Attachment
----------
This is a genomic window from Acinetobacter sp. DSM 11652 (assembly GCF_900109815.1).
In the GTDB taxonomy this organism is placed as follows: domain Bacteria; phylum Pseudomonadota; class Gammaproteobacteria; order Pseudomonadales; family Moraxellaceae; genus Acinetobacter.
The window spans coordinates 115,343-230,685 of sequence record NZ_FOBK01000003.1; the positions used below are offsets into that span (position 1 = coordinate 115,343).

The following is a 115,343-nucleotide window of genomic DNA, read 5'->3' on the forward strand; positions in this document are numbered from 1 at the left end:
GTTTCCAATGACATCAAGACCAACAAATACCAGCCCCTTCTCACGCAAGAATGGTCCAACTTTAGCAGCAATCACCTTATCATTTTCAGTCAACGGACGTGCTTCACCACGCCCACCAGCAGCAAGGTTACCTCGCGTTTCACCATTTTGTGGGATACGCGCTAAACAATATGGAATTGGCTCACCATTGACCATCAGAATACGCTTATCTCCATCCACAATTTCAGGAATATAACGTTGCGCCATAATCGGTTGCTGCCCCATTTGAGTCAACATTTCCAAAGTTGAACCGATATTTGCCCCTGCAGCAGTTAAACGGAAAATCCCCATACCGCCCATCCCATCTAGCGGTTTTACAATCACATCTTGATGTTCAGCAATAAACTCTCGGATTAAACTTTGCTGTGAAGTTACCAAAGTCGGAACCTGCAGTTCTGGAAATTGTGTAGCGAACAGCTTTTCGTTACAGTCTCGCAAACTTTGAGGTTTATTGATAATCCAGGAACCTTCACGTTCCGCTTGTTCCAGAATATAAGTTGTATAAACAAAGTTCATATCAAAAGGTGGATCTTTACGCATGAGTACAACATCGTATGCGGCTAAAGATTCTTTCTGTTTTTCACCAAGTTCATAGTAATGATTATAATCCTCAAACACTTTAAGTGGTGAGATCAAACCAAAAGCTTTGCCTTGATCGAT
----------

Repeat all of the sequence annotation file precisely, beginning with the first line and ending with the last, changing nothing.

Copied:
This is a genomic window from Acinetobacter sp. DSM 11652 (assembly GCF_900109815.1).
In the GTDB taxonomy this organism is placed as follows: domain Bacteria; phylum Pseudomonadota; class Gammaproteobacteria; order Pseudomonadales; family Moraxellaceae; genus Acinetobacter.
The window spans coordinates 115,343-230,685 of sequence record NZ_FOBK01000003.1; the positions used below are offsets into that span (position 1 = coordinate 115,343).

The following is a 115,343-nucleotide window of genomic DNA, read 5'->3' on the forward strand; positions in this document are numbered from 1 at the left end:
GTTTCCAATGACATCAAGACCAACAAATACCAGCCCCTTCTCACGCAAGAATGGTCCAACTTTAGCAGCAATCACCTTATCATTTTCAGTCAACGGACGTGCTTCACCACGCCCACCAGCAGCAAGGTTACCTCGCGTTTCACCATTTTGTGGGATACGCGCTAAACAATATGGAATTGGCTCACCATTGACCATCAGAATACGCTTATCTCCATCCACAATTTCAGGAATATAACGTTGCGCCATAATCGGTTGCTGCCCCATTTGAGTCAACATTTCCAAAGTTGAACCGATATTTGCCCCTGCAGCAGTTAAACGGAAAATCCCCATACCGCCCATCCCATCTAGCGGTTTTACAATCACATCTTGATGTTCAGCAATAAACTCTCGGATTAAACTTTGCTGTGAAGTTACCAAAGTCGGAACCTGCAGTTCTGGAAATTGTGTAGCGAACAGCTTTTCGTTACAGTCTCGCAAACTTTGAGGTTTATTGATAATCCAGGAACCTTCACGTTCCGCTTGTTCCAGAATATAAGTTGTATAAACAAAGTTCATATCAAAAGGTGGATCTTTACGCATGAGTACAACATCGTATGCGGCTAAAGATTCTTTCTGTTTTTCACCAAGTTCATAGTAATGATTATAATCCTCAAACACTTTAAGTGGTGAGATCAAACCAAAAGCTTTGCCTTGATCGAT